Asthma

Targeting nerve endings to curb allergic asthma

Current asthma medications, which work by suppressing inflammatory signaling by immune cells or by dilating the airways, can stop working over time. A study from Boston Children's Hospital, Brigham and Women's Hospital, and ...

Jun 25, 2015
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Dusty secrets could help asthma sufferers

Researchers in the University of Arizona's BIO5 Institute have entered into a collaboration with Johnson & Johnson Consumer & Personal Products and Janssen Biotech Inc. to leverage foundational discovery research aimed at ...

Jun 11, 2015
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Asthma (from the Greek άσθμα, ásthma, "panting") is the common chronic inflammatory disease of the airways characterized by variable and recurring symptoms, reversible airflow obstruction, and bronchospasm. Symptoms include wheezing, coughing, chest tightness, and shortness of breath. Asthma is clinically classified according to the frequency of symptoms, forced expiratory volume in 1 second (FEV1), and peak expiratory flow rate. Asthma may also be classified as atopic (extrinsic) or non-atopic (intrinsic).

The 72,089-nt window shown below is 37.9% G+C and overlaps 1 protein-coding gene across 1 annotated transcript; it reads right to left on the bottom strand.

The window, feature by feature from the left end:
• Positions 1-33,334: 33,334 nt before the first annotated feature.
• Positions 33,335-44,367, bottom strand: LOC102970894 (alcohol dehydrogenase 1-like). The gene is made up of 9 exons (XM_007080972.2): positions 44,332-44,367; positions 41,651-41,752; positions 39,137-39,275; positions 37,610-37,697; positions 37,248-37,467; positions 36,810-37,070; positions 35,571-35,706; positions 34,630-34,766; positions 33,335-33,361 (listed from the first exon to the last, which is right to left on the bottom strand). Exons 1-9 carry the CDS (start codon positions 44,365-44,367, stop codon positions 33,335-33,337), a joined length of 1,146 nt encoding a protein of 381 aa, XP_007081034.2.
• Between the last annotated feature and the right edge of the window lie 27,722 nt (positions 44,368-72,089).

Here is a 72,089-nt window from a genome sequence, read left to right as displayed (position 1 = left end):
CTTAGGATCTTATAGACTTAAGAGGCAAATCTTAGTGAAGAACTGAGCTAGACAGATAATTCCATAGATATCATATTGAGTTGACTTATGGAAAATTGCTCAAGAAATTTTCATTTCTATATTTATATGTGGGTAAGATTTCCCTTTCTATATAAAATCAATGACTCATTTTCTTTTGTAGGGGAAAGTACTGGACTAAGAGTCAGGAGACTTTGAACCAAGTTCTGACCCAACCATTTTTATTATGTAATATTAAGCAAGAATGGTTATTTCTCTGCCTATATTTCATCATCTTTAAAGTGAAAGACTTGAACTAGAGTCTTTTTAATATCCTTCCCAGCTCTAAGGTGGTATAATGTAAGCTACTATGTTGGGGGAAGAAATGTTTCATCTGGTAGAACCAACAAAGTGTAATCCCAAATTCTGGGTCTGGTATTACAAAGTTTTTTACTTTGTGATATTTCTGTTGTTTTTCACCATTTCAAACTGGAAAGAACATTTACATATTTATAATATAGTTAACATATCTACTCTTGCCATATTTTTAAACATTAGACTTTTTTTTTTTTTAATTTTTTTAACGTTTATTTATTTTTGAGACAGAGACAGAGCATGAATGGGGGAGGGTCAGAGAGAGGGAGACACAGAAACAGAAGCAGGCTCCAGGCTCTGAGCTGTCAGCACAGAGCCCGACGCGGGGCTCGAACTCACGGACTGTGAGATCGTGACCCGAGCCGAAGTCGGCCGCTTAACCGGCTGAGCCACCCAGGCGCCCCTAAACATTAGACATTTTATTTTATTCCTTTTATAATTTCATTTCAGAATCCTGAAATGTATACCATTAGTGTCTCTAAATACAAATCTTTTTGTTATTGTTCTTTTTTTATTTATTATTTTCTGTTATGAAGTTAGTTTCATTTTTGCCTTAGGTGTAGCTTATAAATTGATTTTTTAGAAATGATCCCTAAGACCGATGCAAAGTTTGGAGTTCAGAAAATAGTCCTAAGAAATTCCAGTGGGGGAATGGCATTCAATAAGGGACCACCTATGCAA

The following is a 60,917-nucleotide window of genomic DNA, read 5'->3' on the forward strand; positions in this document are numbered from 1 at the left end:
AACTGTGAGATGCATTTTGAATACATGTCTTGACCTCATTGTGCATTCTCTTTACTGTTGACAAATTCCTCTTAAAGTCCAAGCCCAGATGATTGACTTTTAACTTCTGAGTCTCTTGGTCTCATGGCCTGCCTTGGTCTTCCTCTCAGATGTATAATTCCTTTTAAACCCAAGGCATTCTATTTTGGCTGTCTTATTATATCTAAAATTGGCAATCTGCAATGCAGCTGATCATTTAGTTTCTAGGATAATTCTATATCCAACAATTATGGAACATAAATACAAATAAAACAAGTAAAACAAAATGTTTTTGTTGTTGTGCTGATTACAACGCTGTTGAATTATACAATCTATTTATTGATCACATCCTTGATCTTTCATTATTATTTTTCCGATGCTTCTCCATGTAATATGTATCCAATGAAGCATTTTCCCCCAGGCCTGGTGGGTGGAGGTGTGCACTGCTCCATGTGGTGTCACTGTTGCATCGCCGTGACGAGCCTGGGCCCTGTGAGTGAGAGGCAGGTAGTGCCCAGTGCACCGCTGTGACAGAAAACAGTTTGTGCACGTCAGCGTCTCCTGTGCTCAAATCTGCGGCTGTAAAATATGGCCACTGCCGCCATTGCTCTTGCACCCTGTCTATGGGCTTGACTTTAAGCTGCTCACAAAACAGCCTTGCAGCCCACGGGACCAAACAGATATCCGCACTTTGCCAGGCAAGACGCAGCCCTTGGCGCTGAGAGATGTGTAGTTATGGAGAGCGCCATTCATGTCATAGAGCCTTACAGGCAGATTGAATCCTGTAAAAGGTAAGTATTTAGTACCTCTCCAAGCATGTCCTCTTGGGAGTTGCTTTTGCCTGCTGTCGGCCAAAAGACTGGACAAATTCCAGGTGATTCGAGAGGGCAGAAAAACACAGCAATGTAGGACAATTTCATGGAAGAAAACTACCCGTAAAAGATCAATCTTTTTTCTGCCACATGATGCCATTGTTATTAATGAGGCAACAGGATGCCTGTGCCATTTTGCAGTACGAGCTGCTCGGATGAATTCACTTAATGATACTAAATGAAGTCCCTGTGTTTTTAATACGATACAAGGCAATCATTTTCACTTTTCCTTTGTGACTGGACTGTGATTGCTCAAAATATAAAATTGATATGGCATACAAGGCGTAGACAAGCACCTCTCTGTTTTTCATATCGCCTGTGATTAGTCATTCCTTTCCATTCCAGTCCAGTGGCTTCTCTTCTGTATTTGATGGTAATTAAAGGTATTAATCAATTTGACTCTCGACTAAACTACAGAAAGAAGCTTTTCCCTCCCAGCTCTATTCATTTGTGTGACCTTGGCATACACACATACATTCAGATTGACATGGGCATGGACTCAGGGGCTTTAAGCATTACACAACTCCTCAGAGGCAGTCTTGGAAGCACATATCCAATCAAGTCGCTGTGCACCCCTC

It is thought to be caused by a combination of genetic and environmental factors. Treatment of acute symptoms is usually with an inhaled short-acting beta-2 agonist (such as salbutamol). Symptoms can be prevented by avoiding triggers, such as allergens and irritants, and by inhaling corticosteroids. Leukotriene antagonists are less effective than corticosteroids and thus less preferred.

Its diagnosis is usually made based on the pattern of symptoms and/or response to therapy over time. The prevalence of asthma has increased significantly since the 1970s. As of 2010, 300 million people were affected worldwide. In 2009 asthma caused 250,000 deaths globally. Despite this, with proper control of asthma with step down therapy, prognosis is generally good.

This text uses material from Wikipedia licensed under CC BY-SA

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